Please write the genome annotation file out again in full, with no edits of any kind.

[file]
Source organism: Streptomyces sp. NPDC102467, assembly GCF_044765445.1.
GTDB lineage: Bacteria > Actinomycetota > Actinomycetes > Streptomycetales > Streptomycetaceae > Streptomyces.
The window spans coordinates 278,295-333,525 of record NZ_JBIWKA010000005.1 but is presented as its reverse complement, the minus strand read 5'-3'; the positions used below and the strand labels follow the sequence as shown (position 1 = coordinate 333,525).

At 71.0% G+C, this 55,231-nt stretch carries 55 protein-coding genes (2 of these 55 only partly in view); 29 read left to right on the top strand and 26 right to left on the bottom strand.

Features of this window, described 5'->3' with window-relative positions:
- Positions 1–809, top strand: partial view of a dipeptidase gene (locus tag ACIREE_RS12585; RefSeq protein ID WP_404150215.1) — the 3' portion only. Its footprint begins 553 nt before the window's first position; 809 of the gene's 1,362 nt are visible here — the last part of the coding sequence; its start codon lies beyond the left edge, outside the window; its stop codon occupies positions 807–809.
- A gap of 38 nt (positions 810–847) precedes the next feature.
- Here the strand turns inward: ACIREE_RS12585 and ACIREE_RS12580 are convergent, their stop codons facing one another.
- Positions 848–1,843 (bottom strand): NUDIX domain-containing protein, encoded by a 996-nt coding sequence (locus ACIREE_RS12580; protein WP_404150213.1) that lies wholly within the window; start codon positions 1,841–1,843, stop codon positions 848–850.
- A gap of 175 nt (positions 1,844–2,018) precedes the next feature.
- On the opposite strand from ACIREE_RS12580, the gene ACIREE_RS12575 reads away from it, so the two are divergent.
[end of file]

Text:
Source organism: Streptomyces sp. NPDC102467, assembly GCF_044765445.1.
GTDB lineage: Bacteria > Actinomycetota > Actinomycetes > Streptomycetales > Streptomycetaceae > Streptomyces.
The window spans coordinates 278,295-333,525 of record NZ_JBIWKA010000005.1 but is presented as its reverse complement, the minus strand read 5'-3'; the positions used below and the strand labels follow the sequence as shown (position 1 = coordinate 333,525).

At 71.0% G+C, this 55,231-nt stretch carries 55 protein-coding genes (2 of these 55 only partly in view); 29 read left to right on the top strand and 26 right to left on the bottom strand.

Features of this window, described 5'->3' with window-relative positions:
- Positions 1–809, top strand: partial view of a dipeptidase gene (locus tag ACIREE_RS12585; RefSeq protein ID WP_404150215.1) — the 3' portion only. Its footprint begins 553 nt before the window's first position; 809 of the gene's 1,362 nt are visible here — the last part of the coding sequence; its start codon lies beyond the left edge, outside the window; its stop codon occupies positions 807–809.
- A gap of 38 nt (positions 810–847) precedes the next feature.
- Here the strand turns inward: ACIREE_RS12585 and ACIREE_RS12580 are convergent, their stop codons facing one another.
- Positions 848–1,843 (bottom strand): NUDIX domain-containing protein, encoded by a 996-nt coding sequence (locus ACIREE_RS12580; protein WP_404150213.1) that lies wholly within the window; start codon positions 1,841–1,843, stop codon positions 848–850.
- A gap of 175 nt (positions 1,844–2,018) precedes the next feature.
- On the opposite strand from ACIREE_RS12580, the gene ACIREE_RS12575 reads away from it, so the two are divergent.